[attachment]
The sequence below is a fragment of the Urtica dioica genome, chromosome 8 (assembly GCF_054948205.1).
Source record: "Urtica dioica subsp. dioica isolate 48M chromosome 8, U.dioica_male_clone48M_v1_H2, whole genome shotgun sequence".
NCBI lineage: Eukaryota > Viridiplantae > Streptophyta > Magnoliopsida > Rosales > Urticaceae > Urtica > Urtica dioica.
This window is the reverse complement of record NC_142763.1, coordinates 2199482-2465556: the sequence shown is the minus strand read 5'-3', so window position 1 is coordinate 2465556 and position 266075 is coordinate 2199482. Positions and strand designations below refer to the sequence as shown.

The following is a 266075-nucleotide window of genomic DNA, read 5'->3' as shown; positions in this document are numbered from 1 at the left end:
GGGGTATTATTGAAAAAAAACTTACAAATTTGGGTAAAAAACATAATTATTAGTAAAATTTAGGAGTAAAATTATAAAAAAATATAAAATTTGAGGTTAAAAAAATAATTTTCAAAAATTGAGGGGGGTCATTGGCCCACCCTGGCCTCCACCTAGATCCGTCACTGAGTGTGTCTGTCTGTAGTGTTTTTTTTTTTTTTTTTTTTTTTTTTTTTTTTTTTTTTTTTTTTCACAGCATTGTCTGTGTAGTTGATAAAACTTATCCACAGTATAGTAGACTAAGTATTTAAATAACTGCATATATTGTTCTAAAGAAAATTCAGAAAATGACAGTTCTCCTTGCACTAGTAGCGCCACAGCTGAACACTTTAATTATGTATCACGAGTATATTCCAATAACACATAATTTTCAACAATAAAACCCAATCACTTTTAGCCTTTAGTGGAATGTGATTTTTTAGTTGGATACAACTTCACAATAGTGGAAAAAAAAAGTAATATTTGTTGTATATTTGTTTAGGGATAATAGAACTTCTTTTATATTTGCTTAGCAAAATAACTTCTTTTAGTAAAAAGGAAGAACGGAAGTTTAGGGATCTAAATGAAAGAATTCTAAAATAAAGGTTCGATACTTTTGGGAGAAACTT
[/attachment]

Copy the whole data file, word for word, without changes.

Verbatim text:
The sequence below is a fragment of the Urtica dioica genome, chromosome 8 (assembly GCF_054948205.1).
Source record: "Urtica dioica subsp. dioica isolate 48M chromosome 8, U.dioica_male_clone48M_v1_H2, whole genome shotgun sequence".
NCBI lineage: Eukaryota > Viridiplantae > Streptophyta > Magnoliopsida > Rosales > Urticaceae > Urtica > Urtica dioica.
This window is the reverse complement of record NC_142763.1, coordinates 2199482-2465556: the sequence shown is the minus strand read 5'-3', so window position 1 is coordinate 2465556 and position 266075 is coordinate 2199482. Positions and strand designations below refer to the sequence as shown.

The following is a 266075-nucleotide window of genomic DNA, read 5'->3' as shown; positions in this document are numbered from 1 at the left end:
GGGGTATTATTGAAAAAAAACTTACAAATTTGGGTAAAAAACATAATTATTAGTAAAATTTAGGAGTAAAATTATAAAAAAATATAAAATTTGAGGTTAAAAAAATAATTTTCAAAAATTGAGGGGGGTCATTGGCCCACCCTGGCCTCCACCTAGATCCGTCACTGAGTGTGTCTGTCTGTAGTGTTTTTTTTTTTTTTTTTTTTTTTTTTTTTTTTTTTTTTTTTTTTCACAGCATTGTCTGTGTAGTTGATAAAACTTATCCACAGTATAGTAGACTAAGTATTTAAATAACTGCATATATTGTTCTAAAGAAAATTCAGAAAATGACAGTTCTCCTTGCACTAGTAGCGCCACAGCTGAACACTTTAATTATGTATCACGAGTATATTCCAATAACACATAATTTTCAACAATAAAACCCAATCACTTTTAGCCTTTAGTGGAATGTGATTTTTTAGTTGGATACAACTTCACAATAGTGGAAAAAAAAAGTAATATTTGTTGTATATTTGTTTAGGGATAATAGAACTTCTTTTATATTTGCTTAGCAAAATAACTTCTTTTAGTAAAAAGGAAGAACGGAAGTTTAGGGATCTAAATGAAAGAATTCTAAAATAAAGGTTCGATACTTTTGGGAGAAACTT